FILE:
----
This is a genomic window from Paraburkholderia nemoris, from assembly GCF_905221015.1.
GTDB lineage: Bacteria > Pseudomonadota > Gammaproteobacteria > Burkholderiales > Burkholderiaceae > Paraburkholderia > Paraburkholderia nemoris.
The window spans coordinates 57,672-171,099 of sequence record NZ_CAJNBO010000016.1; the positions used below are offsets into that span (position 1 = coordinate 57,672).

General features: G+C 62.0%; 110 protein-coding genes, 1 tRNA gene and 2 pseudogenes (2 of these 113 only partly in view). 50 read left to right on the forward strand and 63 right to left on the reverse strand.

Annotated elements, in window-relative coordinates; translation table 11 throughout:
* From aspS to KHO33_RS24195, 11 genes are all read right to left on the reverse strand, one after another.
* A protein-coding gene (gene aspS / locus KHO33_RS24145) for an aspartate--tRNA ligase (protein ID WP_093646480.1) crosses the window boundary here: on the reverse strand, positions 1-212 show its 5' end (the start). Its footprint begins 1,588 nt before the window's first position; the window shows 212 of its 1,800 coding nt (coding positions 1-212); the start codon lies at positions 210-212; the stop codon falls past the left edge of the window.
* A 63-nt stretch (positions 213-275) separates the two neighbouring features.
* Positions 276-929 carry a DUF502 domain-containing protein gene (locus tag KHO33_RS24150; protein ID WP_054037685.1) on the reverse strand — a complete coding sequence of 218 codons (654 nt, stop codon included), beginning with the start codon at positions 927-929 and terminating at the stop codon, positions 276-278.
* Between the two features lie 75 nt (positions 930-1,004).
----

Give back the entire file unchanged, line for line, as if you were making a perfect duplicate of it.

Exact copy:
This is a genomic window from Paraburkholderia nemoris, from assembly GCF_905221015.1.
GTDB lineage: Bacteria > Pseudomonadota > Gammaproteobacteria > Burkholderiales > Burkholderiaceae > Paraburkholderia > Paraburkholderia nemoris.
The window spans coordinates 57,672-171,099 of sequence record NZ_CAJNBO010000016.1; the positions used below are offsets into that span (position 1 = coordinate 57,672).

General features: G+C 62.0%; 110 protein-coding genes, 1 tRNA gene and 2 pseudogenes (2 of these 113 only partly in view). 50 read left to right on the forward strand and 63 right to left on the reverse strand.

Annotated elements, in window-relative coordinates; translation table 11 throughout:
* From aspS to KHO33_RS24195, 11 genes are all read right to left on the reverse strand, one after another.
* A protein-coding gene (gene aspS / locus KHO33_RS24145) for an aspartate--tRNA ligase (protein ID WP_093646480.1) crosses the window boundary here: on the reverse strand, positions 1-212 show its 5' end (the start). Its footprint begins 1,588 nt before the window's first position; the window shows 212 of its 1,800 coding nt (coding positions 1-212); the start codon lies at positions 210-212; the stop codon falls past the left edge of the window.
* A 63-nt stretch (positions 213-275) separates the two neighbouring features.
* Positions 276-929 carry a DUF502 domain-containing protein gene (locus tag KHO33_RS24150; protein ID WP_054037685.1) on the reverse strand — a complete coding sequence of 218 codons (654 nt, stop codon included), beginning with the start codon at positions 927-929 and terminating at the stop codon, positions 276-278.
* Between the two features lie 75 nt (positions 930-1,004).